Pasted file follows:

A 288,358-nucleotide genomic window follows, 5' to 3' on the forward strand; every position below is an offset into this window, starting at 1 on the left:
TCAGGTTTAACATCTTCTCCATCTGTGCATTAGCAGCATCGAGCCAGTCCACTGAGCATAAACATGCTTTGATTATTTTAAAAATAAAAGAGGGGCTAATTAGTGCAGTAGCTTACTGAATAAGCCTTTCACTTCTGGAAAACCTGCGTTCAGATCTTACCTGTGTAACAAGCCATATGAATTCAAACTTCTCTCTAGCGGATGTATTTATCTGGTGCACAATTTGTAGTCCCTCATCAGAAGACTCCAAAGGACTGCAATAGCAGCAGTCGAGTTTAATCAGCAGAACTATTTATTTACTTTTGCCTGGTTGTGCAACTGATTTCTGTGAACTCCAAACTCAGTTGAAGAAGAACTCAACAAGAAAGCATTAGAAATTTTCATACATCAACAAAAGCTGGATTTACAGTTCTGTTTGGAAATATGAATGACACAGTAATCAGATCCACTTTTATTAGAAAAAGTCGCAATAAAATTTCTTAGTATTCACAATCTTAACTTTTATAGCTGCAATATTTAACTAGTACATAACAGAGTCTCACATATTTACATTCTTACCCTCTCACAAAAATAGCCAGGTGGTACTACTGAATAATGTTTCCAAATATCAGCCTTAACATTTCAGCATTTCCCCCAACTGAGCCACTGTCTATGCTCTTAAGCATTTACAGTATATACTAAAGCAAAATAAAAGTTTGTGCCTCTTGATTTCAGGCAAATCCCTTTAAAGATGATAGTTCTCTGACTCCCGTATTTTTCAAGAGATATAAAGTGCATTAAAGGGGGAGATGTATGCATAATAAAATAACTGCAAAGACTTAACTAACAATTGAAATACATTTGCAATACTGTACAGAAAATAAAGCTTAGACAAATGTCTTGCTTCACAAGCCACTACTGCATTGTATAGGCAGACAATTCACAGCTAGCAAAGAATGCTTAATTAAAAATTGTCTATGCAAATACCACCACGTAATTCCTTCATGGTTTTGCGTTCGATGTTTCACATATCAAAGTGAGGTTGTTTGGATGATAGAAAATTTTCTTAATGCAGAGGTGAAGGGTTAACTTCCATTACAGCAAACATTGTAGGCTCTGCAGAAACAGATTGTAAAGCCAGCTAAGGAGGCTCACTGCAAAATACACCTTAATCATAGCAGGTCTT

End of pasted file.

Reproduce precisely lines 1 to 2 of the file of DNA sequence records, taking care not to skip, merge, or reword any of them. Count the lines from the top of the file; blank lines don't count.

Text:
A 288,358-nucleotide genomic window follows, 5' to 3' on the forward strand; every position below is an offset into this window, starting at 1 on the left:
TCAGGTTTAACATCTTCTCCATCTGTGCATTAGCAGCATCGAGCCAGTCCACTGAGCATAAACATGCTTTGATTATTTTAAAAATAAAAGAGGGGCTAATTAGTGCAGTAGCTTACTGAATAAGCCTTTCACTTCTGGAAAACCTGCGTTCAGATCTTACCTGTGTAACAAGCCATATGAATTCAAACTTCTCTCTAGCGGATGTATTTATCTGGTGCACAATTTGTAGTCCCTCATCAGAAGACTCCAAAGGACTGCAATAGCAGCAGTCGAGTTTAATCAGCAGAACTATTTATTTACTTTTGCCTGGTTGTGCAACTGATTTCTGTGAACTCCAAACTCAGTTGAAGAAGAACTCAACAAGAAAGCATTAGAAATTTTCATACATCAACAAAAGCTGGATTTACAGTTCTGTTTGGAAATATGAATGACACAGTAATCAGATCCACTTTTATTAGAAAAAGTCGCAATAAAATTTCTTAGTATTCACAATCTTAACTTTTATAGCTGCAATATTTAACTAGTACATAACAGAGTCTCACATATTTACATTCTTACCCTCTCACAAAAATAGCCAGGTGGTACTACTGAATAATGTTTCCAAATATCAGCCTTAACATTTCAGCATTTCCCCCAACTGAGCCACTGTCTATGCTCTTAAGCATTTACAGTATATACTAAAGCAAAATAAAAGTTTGTGCCTCTTGATTTCAGGCAAATCCCTTTAAAGATGATAGTTCTCTGACTCCCGTATTTTTCAAGAGATATAAAGTGCATTAAAGGGGGAGATGTATGCATAATAAAATAACTGCAAAGACTTAACTAACAATTGAAATACATTTGCAATACTGTACAGAAAATAAAGCTTAGACAAATGTCTTGCTTCACAAGCCACTACTGCATTGTATAGGCAGACAATTCACAGCTAGCAAAGAATGCTTAATTAAAAATTGTCTATGCAAATACCACCACGTAATTCCTTCATGGTTTTGCGTTCGATGTTTCACATATCAAAGTGAGGTTGTTTGGATGATAGAAAATTTTCTTAATGCAGAGGTGAAGGGTTAACTTCCATTACAGCAAACATTGTAGGCTCTGCAGAAACAGATTGTAAAGCCAGCTAAGGAGGCTCACTGCAAAATACACCTTAATCATAGCAGGTCTT